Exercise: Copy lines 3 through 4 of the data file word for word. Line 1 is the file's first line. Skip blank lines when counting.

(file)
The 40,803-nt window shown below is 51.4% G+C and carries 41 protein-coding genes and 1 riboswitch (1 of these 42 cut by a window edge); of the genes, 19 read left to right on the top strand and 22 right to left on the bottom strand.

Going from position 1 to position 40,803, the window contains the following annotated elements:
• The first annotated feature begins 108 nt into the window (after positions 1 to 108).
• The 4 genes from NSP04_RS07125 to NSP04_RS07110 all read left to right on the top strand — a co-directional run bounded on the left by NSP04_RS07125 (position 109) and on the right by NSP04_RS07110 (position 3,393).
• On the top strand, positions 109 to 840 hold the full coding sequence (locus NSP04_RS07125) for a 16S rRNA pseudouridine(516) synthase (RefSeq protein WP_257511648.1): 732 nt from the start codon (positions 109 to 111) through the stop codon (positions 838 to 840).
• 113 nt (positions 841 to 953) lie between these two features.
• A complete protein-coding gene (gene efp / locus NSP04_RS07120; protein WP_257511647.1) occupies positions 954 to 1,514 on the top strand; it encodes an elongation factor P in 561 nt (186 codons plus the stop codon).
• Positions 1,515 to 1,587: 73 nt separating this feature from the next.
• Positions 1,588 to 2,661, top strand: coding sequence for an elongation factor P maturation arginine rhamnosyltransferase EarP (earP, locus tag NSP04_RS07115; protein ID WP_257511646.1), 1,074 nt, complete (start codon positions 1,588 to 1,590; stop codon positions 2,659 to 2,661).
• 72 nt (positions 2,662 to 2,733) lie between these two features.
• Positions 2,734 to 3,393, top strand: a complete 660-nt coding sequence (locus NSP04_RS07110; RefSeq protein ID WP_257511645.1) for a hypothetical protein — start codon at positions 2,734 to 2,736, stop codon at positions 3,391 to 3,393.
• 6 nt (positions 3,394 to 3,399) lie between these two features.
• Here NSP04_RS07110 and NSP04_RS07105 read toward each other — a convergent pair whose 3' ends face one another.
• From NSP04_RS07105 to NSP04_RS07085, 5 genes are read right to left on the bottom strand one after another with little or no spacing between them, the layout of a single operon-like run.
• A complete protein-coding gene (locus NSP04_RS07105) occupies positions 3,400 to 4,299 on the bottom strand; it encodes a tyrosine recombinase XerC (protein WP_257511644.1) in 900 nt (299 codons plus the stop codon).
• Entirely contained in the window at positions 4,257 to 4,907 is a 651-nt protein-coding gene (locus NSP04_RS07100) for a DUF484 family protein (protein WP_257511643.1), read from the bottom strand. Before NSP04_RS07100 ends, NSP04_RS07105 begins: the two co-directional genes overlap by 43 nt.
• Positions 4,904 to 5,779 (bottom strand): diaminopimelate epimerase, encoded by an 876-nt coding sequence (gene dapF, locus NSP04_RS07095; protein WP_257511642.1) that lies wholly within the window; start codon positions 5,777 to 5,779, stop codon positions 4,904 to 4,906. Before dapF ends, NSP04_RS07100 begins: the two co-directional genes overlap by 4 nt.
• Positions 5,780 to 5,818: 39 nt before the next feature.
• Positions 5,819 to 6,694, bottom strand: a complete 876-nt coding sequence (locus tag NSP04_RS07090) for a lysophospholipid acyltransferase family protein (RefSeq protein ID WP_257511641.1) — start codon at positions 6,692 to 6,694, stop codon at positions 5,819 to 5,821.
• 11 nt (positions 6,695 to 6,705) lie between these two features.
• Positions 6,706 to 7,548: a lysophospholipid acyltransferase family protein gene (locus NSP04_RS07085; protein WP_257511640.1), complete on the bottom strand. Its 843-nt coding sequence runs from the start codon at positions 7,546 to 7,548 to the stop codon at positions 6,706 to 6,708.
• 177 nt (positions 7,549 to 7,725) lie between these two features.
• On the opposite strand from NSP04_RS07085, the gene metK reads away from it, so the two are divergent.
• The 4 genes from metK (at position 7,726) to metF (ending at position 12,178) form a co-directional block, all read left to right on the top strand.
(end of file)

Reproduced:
• The first annotated feature begins 108 nt into the window (after positions 1 to 108).
• The 4 genes from NSP04_RS07125 to NSP04_RS07110 all read left to right on the top strand — a co-directional run bounded on the left by NSP04_RS07125 (position 109) and on the right by NSP04_RS07110 (position 3,393).